Right Brain Brewery’s Honey Basil Ale
Fruit/vegetable beer, 5.3%ABV
Over the past couple days we’ve been heralding the brewing of Traverse City’s Right Brain, and it’s only fair that rather than just stick with the views of one Guy about the place, how about get everyone involved with one of the more curious brewing choices?
Karl brought back a growler of Right Brain’s Honey Basil Ale to bounce off the other gentlemen, and here’s what they thought (and then we’ll quit the adoration until the next trip):
Sayeth the Guys:
Ryan: This off-the-wall concoction from Right Brain pours burnt orange in color.
The nose of this beer is all basil. And, not basil from a spice jar. I’m talking fresh basil that just got plucked from the garden. In fact, I imagine this is what Guy Fieri smells like.
This beer doesn’t quite taste as basily as it smells, although it is definitely noticeable. There is actually a pleastant citrusy and sweet tug of war going on in my mouth. You get the basil up front, followed by some citrus and lemon zest with just a hint of honey sweetness bringing up the rear. The finish is a bit drying but that only makes me want to take another sip.
The basil is definitely an interesting addition to this beer. It is not overpowering but it is there. Enough so, that I actually questioned if I had basil stuck between my teeth and felt compelled to run to a mirror and check even though I knew it wasn’t possible.
When Karl told me what he was bringing back I wasn’t so sure about it, but once again Right Brain does the unimaginable – taking a crazy idea for a beer and making it great.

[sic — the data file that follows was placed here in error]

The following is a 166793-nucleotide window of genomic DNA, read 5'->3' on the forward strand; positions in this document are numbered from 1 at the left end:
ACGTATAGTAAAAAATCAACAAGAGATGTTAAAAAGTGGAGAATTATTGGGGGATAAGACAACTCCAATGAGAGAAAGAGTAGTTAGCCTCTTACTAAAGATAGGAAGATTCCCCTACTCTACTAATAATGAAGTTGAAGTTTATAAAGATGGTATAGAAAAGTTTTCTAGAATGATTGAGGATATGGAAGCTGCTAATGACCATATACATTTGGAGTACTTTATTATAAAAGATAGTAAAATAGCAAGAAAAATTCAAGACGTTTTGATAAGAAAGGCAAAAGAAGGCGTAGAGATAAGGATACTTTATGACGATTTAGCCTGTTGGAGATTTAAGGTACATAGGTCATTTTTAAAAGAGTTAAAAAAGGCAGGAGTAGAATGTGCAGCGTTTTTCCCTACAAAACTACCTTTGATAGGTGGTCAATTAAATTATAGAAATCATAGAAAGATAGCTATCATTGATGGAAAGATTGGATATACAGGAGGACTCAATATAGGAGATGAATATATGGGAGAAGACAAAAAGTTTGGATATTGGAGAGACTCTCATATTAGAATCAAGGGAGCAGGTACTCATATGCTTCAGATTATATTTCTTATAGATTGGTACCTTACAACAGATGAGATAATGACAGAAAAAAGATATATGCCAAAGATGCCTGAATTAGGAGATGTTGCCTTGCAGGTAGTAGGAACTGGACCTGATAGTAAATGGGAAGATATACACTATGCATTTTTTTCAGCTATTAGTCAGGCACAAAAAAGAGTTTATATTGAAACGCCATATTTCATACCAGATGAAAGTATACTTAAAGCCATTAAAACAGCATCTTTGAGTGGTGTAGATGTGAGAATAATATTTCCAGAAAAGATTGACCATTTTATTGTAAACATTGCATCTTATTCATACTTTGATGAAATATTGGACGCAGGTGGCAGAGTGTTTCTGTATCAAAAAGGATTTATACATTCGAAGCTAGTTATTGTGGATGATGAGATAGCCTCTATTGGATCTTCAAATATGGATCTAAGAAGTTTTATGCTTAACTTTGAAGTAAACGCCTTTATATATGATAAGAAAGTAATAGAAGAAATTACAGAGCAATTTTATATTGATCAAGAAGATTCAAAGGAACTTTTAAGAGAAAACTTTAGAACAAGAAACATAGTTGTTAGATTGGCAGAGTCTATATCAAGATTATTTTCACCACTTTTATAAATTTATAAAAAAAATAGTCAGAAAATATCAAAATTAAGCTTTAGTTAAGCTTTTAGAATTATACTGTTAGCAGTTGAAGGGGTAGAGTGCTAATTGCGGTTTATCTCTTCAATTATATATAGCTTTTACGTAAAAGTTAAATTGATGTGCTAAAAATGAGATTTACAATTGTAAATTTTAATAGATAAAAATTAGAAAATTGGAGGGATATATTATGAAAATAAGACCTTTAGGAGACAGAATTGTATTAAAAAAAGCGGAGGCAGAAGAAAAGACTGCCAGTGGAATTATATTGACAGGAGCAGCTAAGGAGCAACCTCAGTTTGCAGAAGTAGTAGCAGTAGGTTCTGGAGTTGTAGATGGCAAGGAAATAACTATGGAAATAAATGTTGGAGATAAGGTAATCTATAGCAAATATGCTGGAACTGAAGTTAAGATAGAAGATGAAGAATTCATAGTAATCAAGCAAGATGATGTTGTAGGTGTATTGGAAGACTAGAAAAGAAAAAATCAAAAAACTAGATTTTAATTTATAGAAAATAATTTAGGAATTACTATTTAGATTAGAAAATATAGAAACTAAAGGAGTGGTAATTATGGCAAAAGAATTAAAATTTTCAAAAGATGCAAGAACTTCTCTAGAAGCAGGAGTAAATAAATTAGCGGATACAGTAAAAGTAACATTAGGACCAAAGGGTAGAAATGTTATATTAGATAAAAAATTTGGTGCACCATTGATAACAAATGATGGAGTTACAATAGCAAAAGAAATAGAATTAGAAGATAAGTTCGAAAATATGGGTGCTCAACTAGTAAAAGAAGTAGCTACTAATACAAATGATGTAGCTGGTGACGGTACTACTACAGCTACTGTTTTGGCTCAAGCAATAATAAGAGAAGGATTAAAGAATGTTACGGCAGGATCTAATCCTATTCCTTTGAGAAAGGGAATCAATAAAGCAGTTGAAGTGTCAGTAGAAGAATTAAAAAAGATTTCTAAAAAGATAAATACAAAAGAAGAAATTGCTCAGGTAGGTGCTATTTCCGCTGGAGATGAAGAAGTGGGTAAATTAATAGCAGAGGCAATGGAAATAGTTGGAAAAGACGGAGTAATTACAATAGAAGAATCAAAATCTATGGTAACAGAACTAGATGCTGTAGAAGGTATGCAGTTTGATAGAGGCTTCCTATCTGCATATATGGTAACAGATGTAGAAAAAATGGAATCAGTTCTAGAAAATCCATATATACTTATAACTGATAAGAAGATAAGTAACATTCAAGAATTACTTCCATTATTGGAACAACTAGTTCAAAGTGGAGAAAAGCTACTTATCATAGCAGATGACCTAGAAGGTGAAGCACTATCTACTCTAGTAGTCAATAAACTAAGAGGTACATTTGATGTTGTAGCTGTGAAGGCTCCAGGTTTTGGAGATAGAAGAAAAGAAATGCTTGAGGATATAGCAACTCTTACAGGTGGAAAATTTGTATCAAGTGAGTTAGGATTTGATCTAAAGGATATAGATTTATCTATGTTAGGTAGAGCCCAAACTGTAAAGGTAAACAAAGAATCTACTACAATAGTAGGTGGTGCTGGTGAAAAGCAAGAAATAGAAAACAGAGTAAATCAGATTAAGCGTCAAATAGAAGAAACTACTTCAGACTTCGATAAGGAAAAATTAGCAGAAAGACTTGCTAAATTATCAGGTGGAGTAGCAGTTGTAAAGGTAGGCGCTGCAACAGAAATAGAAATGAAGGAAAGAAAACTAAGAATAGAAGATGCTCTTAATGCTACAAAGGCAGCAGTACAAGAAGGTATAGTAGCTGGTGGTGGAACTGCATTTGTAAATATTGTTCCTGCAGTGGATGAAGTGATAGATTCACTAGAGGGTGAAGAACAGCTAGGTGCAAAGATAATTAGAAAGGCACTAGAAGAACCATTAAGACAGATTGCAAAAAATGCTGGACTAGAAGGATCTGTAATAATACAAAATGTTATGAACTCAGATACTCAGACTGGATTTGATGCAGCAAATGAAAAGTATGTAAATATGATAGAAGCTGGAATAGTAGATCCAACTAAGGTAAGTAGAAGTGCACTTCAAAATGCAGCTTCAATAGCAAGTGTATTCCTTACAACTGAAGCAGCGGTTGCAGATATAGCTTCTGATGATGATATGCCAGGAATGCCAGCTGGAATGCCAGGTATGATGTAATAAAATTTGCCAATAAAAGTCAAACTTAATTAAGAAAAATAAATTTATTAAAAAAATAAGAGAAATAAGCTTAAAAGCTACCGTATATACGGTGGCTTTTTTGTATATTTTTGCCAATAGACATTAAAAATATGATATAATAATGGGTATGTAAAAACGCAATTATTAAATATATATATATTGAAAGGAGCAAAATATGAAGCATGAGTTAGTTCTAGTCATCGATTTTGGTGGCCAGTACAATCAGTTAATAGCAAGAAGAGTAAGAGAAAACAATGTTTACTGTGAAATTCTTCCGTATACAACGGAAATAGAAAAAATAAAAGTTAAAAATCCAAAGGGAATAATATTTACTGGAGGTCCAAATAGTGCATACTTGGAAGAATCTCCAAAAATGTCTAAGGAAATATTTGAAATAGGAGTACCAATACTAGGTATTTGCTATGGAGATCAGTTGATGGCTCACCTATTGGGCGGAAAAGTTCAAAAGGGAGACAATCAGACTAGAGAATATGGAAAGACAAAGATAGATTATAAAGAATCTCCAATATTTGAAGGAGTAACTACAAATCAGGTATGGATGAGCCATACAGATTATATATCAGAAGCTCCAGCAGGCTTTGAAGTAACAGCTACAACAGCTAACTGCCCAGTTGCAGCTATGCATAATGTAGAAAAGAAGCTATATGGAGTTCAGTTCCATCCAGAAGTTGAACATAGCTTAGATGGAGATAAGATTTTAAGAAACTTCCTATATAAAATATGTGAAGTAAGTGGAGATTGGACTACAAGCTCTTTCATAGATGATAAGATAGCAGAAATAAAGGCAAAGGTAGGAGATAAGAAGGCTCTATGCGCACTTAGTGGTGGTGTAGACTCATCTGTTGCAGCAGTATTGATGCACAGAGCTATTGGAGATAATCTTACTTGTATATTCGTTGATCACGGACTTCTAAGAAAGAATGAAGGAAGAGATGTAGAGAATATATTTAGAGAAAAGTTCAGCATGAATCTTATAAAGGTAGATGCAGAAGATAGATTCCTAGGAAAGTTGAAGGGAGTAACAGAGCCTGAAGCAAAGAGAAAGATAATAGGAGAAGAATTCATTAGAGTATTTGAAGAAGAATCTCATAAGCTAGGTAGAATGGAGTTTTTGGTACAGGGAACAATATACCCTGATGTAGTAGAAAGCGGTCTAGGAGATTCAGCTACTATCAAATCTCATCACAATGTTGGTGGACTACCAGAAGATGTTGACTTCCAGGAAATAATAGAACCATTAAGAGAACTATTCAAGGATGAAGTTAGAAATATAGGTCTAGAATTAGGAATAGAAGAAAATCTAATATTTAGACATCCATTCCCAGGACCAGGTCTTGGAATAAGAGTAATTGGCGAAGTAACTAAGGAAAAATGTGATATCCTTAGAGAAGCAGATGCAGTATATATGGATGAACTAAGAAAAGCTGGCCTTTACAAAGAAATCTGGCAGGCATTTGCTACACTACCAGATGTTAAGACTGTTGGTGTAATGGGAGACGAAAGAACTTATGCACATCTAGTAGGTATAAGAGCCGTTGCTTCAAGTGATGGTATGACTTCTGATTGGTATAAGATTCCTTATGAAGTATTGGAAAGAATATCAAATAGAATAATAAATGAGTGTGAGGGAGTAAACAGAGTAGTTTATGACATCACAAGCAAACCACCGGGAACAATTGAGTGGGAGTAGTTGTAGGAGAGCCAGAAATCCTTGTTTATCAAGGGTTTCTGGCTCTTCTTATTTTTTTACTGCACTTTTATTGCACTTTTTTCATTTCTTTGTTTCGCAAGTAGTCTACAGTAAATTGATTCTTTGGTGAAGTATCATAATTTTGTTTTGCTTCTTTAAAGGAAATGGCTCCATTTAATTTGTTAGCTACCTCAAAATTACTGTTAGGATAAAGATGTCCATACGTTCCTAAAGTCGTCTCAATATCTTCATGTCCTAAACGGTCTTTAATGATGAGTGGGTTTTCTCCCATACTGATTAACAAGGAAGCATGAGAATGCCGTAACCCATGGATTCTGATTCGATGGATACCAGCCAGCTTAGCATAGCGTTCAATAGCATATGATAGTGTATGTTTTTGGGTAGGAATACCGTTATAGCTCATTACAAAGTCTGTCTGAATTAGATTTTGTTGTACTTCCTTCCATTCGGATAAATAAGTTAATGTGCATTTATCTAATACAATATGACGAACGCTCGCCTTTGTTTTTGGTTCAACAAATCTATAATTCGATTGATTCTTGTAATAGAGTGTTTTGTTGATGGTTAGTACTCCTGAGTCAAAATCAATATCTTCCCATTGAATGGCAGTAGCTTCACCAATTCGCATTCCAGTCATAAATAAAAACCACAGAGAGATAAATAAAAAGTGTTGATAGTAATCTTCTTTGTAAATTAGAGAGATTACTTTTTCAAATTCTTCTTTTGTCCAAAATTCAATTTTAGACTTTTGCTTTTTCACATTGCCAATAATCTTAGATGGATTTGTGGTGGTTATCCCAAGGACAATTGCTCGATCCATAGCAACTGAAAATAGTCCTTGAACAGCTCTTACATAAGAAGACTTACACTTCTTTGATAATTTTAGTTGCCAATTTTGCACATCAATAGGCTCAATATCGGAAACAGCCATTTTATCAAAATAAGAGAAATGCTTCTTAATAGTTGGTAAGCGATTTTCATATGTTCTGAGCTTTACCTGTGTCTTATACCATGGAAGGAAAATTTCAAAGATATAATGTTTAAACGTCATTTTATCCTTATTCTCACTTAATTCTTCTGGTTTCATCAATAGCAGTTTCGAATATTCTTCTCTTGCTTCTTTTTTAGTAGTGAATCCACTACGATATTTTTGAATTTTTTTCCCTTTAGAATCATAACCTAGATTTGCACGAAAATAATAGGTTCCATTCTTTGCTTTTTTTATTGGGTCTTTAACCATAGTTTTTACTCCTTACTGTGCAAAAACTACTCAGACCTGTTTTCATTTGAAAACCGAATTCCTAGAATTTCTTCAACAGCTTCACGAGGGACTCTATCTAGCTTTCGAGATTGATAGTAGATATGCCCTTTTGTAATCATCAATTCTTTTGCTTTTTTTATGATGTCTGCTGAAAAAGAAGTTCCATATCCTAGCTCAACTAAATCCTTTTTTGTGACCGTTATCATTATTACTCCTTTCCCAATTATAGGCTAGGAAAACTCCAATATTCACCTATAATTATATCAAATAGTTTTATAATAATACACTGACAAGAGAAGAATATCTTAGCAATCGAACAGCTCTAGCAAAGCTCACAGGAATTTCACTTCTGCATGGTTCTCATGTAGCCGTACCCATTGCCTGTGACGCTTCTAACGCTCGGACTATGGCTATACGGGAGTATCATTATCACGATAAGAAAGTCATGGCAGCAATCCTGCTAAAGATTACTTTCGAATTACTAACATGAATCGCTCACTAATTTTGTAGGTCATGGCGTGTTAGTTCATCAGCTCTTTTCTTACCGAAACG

Andrew: What a fascinating concept for a beer – honey and…basil? I have to admit that I was very skeptical about this beer, but I figured what the hell, I’ll give it a shot.
The beer poured a beautiful copper color, and a very citrus-y basil smell immediately smacked me in the face. At this point I was a bit concerned that the basil flavor would completely dominate this beer but found that that simply wasn’t the case. The basil flavor of the beer was actually somewhat muted and wonderfully balanced with the sweetness of the honey and citrus.
I liked this beer; in fact I’d like to have another one. Kudos to breweries that are willing to step out of the box and try new and different flavors for their beer.
Karl: The Honey Basil Ale quickly became my wife’s favorite RBB selection available while we were there – we had a couple pints over darts during the afternoon so I am a little more familiar with this beer fresh from the tap as opposed to hanging out in a clear-glass growler for a few days. (Side note: Why do craft beer people, who should know better, continue to use clear glass for their growlers? In my world, it’s brown across the board.) Suffice to say, the lesson for me here is exactly what kind of changes happen in just a few days after beer leaves the tap.
The Honey Basil stood up pretty well to the ravages of time – it came off the tap late Saturday night and was cracked Wednesday afternoon. That said, the brightness of the basil and the fresh zing of the lemon zest had backed off significantly. Not to get too psychedelic on you, but in my mind the color of this beer was a bright vibrant green when it was fresh, and a darker, duller green in the growler.
Still, the Honey Basil was pretty good. Fully basil-y with no backing off from the presence of the vegetable (remember, the basil plant is related to mint, so depending on how you look at it it’s really not that crazy to throw it into a beer…okay, it’s a little crazy) and the muted flavors of the honey and lemon helped cut the grassiness of the plant? Does that make sense? I suppose it’s one of those you-had-to-be-there kind of things.
As I explained was the case with the Empire Spear asparagus, with a lesser brewer you’d sample one of their more bizarre vegetable beers on a whim, as a goof. You might order a pint just to give it a shot, maybe share it around with your friends for the experience of it, rather than actual enjoyment. Right Brain can manage to take ingredients that you would never think would work in beer and create something that you’ll order seconds of and horde to yourself. That’s pretty impressive, in my book.